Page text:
How to end the brain drain
A Federation of Greek Industries (SEV) report says that Greece is one of the countries where young people face the greatest difficulties in moving from the educational system to employment.
By Vasilis Kotsis
In 1989 I visited the MAN truck and bus company in Munich and in particular the commercial tractor facility where very young men were employed on the assembly line. We were told they were students at the renowned Technical University of Munich and were doing their internship at the famed German company.
In Greece, 32 years later, we are still in search of a way to link the educational process to the job market and businesses.
A few days ago, a report issued by the Federation of Greek Industries (SEV) stated that Greece is one of the countries where young people face the greatest difficulties in making the transition from the educational system to employment.
Yet, a properly functioning internship framework will yield many benefits. Students have the opportunity to participate in a real workplace, to implement in practice what they have learned in their universities, and to acquire skills and experience that they will need in order to begin their professional careers.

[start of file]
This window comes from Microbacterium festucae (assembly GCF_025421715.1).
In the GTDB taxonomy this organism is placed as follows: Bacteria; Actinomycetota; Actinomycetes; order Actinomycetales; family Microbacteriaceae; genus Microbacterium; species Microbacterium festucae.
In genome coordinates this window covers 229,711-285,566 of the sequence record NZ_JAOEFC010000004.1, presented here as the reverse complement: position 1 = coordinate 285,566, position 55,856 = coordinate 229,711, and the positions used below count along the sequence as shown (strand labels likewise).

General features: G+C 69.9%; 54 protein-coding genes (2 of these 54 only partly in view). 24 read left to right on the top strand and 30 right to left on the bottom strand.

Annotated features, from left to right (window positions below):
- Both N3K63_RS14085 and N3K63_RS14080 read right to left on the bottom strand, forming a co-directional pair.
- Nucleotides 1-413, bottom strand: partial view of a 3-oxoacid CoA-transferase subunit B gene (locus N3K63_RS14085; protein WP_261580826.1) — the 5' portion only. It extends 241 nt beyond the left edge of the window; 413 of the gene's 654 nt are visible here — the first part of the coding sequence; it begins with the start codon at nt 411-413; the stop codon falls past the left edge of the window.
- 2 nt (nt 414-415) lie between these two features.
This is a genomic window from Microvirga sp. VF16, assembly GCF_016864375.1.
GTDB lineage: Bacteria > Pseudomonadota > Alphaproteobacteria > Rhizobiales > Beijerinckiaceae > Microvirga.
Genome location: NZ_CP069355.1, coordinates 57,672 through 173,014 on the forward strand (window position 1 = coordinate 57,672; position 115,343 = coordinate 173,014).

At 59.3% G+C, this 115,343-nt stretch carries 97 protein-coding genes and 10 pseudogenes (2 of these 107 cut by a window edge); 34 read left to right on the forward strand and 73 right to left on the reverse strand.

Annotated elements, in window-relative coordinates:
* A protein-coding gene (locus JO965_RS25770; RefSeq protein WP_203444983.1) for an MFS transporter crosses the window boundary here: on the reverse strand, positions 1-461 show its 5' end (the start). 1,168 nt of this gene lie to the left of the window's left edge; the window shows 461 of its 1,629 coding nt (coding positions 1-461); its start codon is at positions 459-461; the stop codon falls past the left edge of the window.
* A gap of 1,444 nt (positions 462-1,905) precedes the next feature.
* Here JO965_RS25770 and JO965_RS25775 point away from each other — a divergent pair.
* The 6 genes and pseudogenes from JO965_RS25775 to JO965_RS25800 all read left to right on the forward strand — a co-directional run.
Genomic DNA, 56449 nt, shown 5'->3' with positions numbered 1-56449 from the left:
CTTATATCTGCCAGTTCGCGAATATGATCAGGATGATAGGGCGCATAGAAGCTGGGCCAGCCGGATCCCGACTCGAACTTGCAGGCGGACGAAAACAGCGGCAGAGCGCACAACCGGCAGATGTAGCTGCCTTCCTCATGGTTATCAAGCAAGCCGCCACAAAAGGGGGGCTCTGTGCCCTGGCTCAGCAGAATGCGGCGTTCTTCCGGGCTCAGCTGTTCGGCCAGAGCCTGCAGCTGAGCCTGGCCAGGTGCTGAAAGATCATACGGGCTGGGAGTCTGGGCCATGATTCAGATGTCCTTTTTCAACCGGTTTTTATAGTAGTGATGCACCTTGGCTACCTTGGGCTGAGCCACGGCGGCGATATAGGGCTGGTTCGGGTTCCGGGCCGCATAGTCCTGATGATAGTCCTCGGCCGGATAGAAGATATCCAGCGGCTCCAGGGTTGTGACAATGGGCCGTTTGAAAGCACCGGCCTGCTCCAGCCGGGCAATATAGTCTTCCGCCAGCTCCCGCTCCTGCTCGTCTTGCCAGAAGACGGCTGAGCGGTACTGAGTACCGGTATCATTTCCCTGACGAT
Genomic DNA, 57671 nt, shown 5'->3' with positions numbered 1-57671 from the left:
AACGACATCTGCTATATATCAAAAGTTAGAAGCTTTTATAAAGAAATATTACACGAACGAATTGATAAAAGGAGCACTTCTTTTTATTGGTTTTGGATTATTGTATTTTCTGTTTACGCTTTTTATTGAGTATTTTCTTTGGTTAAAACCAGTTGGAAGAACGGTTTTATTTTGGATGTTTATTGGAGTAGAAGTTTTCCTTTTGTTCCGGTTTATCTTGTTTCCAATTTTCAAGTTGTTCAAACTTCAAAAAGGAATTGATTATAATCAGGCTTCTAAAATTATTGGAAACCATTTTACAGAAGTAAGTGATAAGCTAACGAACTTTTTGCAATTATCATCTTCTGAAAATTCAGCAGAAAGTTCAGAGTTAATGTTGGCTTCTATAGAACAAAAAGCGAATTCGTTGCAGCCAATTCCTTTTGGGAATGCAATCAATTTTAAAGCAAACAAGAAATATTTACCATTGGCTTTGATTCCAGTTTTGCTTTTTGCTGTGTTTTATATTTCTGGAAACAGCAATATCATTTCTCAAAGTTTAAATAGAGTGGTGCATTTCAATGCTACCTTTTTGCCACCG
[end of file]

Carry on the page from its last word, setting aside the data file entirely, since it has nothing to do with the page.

For their part, businesses will be able to find university students who have proven their mettle and to select them for future employment.
Moreover, Greek businesses will be able through the research of students, which is at a high level in Greek universities and tertiary polytechnic faculties, to glean ideas that may well prove useful for them in the future.
We are confronted with a paradox. While businessmen constantly complain that they are unable to find employees with the specialisation they need, our university students remain unemployed due to their lack of job experience and they are forced to pursue a career abroad where they are able to distinguish themselves and achieve their goals.
Greece ranks 49th out of 63 countries in terms of competitiveness according to the Swiss IMD Institute. Singapore and Denmark are in first and second place, respectively, due to the substantial support in fueling their economic development that their educational systems offer.
Political parties have an obligation to secure stable funding for internships and businesses should back a framework that can offer early job experience that will benefit them in the future.